• Hey Rodney, when that position is Microsoft's Windows general manager, her words carry a lot of weight representing the company's position. It should be noted that my focus in the piece is that her response in the techradar interview, from my perspective, downplayed the role of Qualcomm in the ACPC category. It didn't indicate (nor do I say in the piece) that Microsoft is abandoning the relationship. I actually think its critical to Andromeda and the whole "mobilization" (if I can use that word :-)) of Windows 10 and is something both companies are committed to for the long haul. How Qualcomm and Microsoft are making PCs post-smartphone devices My gripe was that when Qualcomm Snapdraogn-based ACPCs were specifically challenged, rather than quickly defending a relationship that has been aggressively pushed by Microsoft, Chapple in my opinion, responded more like "well there other devices in the category" rather than immediatly showing the level of commitment to Qualcomm that has reflected the push to that point.
  • Best article I've ever seen you write, but only because it calls out MS better than anything else I've seen on WC. I only wish I could be in a place where I was saying that about a more inspirational article.
  • So you want microsoft to no include Intel or AMD into the ACPC ambit because Qualcomm would be miffed.. lol.. stop being juvenile.. ACPC was never designed with QC in mind. Intel failed to deliver their mobile chip.. if they do why shouldn't they be considered under this umbrella.. lol.. how desperately are you trying to mark this whole effort as a fail when it is only a first gen product.. something that runs 2 days..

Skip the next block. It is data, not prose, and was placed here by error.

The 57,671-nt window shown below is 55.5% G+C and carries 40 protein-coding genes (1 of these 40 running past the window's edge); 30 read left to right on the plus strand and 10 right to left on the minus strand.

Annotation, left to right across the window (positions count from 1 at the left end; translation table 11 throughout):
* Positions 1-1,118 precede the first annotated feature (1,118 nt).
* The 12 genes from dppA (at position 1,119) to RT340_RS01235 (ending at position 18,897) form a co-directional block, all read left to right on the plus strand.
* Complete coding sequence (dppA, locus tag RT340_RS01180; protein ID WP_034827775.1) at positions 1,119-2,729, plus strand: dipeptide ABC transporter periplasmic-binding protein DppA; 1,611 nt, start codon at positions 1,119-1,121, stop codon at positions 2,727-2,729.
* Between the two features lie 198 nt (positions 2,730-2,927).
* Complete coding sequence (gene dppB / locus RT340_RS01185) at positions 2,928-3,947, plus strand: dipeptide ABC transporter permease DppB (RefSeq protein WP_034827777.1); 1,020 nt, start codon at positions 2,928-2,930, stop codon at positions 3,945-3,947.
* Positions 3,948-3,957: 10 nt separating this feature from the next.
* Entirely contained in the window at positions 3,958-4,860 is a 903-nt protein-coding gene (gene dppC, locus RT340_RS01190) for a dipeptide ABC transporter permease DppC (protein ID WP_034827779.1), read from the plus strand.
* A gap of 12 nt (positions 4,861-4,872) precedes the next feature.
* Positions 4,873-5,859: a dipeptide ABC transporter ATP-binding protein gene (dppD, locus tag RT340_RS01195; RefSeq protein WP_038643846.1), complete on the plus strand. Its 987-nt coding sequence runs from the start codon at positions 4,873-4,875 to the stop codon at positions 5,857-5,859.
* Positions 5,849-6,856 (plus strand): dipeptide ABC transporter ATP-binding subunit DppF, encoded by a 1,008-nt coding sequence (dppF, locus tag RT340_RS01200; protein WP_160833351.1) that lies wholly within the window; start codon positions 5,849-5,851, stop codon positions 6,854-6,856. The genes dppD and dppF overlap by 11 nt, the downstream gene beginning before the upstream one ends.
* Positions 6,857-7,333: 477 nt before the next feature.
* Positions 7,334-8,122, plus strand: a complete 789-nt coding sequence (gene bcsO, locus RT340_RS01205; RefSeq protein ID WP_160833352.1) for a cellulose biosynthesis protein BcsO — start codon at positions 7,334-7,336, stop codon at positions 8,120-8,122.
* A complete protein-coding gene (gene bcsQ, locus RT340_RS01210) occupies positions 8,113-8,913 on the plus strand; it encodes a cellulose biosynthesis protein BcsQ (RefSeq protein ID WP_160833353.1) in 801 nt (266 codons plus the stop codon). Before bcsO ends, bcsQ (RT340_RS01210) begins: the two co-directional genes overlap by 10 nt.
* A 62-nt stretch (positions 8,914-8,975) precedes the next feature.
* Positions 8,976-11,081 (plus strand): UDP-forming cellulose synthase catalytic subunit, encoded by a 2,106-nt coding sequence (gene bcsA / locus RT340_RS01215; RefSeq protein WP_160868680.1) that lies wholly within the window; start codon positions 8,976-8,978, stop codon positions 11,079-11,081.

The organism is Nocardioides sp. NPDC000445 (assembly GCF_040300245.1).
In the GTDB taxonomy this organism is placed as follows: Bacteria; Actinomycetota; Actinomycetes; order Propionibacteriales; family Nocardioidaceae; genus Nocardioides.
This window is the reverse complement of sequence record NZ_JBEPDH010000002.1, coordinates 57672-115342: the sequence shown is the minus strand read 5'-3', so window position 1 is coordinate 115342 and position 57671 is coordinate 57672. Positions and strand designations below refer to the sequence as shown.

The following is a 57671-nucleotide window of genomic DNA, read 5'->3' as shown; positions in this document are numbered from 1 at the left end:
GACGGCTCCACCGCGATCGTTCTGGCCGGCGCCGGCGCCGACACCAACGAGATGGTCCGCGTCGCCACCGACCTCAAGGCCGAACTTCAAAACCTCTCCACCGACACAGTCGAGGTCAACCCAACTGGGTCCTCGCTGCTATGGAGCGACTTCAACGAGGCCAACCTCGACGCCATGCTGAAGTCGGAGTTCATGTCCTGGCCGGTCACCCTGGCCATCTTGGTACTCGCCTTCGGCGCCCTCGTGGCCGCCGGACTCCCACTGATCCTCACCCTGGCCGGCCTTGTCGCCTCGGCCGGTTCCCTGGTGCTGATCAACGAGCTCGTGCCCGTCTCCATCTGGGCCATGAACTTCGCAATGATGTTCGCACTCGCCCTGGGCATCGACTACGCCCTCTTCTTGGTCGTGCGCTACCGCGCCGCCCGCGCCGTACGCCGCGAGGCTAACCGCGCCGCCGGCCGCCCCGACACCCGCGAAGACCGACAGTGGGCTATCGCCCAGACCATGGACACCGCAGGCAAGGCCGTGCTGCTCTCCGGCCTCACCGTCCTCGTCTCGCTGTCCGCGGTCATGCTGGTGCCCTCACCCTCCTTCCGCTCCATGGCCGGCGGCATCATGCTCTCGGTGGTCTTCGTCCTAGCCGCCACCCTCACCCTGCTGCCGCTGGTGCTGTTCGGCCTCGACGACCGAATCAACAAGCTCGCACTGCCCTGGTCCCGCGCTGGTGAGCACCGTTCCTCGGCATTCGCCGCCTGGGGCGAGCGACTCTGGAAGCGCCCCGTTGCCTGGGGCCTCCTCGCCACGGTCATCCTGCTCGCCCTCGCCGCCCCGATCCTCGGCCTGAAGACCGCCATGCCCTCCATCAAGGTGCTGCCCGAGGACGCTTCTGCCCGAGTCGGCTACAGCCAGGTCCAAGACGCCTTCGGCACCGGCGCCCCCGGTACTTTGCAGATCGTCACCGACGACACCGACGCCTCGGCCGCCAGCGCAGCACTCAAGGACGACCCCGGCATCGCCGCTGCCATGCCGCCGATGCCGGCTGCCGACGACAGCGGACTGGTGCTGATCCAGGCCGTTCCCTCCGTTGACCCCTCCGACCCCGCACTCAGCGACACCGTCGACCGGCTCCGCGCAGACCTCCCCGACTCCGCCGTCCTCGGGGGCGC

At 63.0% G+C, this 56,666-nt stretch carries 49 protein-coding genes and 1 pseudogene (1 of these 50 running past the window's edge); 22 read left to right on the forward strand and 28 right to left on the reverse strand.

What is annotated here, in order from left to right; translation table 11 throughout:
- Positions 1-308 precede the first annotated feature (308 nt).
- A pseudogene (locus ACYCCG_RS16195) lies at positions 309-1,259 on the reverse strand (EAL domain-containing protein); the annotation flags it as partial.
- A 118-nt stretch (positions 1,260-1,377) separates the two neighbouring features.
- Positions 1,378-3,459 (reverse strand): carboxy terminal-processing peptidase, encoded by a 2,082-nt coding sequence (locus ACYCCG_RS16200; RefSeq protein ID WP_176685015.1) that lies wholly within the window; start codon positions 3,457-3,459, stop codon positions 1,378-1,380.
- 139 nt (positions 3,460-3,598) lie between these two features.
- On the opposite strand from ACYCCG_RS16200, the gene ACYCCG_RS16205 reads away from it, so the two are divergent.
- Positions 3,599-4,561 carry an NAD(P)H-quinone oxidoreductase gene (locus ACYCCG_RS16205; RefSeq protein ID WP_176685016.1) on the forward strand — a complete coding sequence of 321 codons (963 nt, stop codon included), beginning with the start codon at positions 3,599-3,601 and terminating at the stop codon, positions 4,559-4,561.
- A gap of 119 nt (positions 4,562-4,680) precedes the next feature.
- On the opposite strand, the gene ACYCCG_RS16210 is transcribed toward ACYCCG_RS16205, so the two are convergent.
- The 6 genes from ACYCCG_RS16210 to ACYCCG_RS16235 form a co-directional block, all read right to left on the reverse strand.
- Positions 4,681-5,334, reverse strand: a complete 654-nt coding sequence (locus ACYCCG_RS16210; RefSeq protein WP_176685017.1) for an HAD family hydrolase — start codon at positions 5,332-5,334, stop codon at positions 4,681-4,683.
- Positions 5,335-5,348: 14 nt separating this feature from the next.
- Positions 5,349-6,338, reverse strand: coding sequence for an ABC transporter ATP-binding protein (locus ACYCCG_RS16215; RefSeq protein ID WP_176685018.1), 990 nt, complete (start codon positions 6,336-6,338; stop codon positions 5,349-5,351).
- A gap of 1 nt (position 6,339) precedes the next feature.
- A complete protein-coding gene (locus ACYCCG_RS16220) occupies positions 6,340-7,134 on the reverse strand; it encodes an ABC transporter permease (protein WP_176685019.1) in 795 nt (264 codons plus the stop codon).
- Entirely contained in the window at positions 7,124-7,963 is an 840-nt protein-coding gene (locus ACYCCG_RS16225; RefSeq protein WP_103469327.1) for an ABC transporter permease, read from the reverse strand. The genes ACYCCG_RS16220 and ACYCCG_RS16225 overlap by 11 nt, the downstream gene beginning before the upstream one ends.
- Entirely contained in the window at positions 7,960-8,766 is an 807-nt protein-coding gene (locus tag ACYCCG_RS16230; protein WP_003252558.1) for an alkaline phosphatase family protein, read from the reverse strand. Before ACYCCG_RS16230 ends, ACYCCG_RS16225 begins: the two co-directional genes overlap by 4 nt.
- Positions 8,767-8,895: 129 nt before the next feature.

• Gigantasaurus, no, I never said that. What I said is that since the specific Qualcomm-based devices were in question, not the whole category that included other partners, an immediate response that references other partners doesn't reflect the level of passion/commitment Microsoft has shown for the Qualcomm /ARM relationship to that point. And nowhere, absolutely no where in this piece do I state, infer or suggest this effort is a fail. A careful read shows: I. An opening with a focus on the words of Chapple that I feel downplayed the role of Qualcomm in the ACPC category. II. A body of text that presents evidence Microsoft's pushing of the ACPC category with a predominantly Qualcomm ARM focus, beginning with the 2016 introduction of cellular PC category with Windows on ARM. As I note in the piece this led to the broad defining of the Always Connected PC as a proper name for a category of PC with smartphone-like qualities (not 'always connected PC' as a product description). III. I close with a return to Chapples response that didn't seem to reflect the passion and commitment that Microsoft had poured into the Qualcomm/ARM relationship. I acknowledged that there are other partners in the category, but Chapples response to the challenges ARM-based devices have faced downplayed a relationship that Microsoft has used as the 'mascot' for the category. So, no I don't think the category is a fail at all, nor the relationship between Microsoft and Qualcomm. The piece was very specific in its criticism. To have extrapolated from that the notion that I am marking the effort a fail is a gross misunderstanding of what I wrote. In fact, I included a quote from Cristiano Amon, Qualcomm's VP, where he expressed multi generational and multi device support for ACPC going into the future, when Terry Myerson asked him what he saw going forward. And I fully expect to see more ARM-based PCs in the immediate and distant future, and Andromeda category devices based on ARM as well.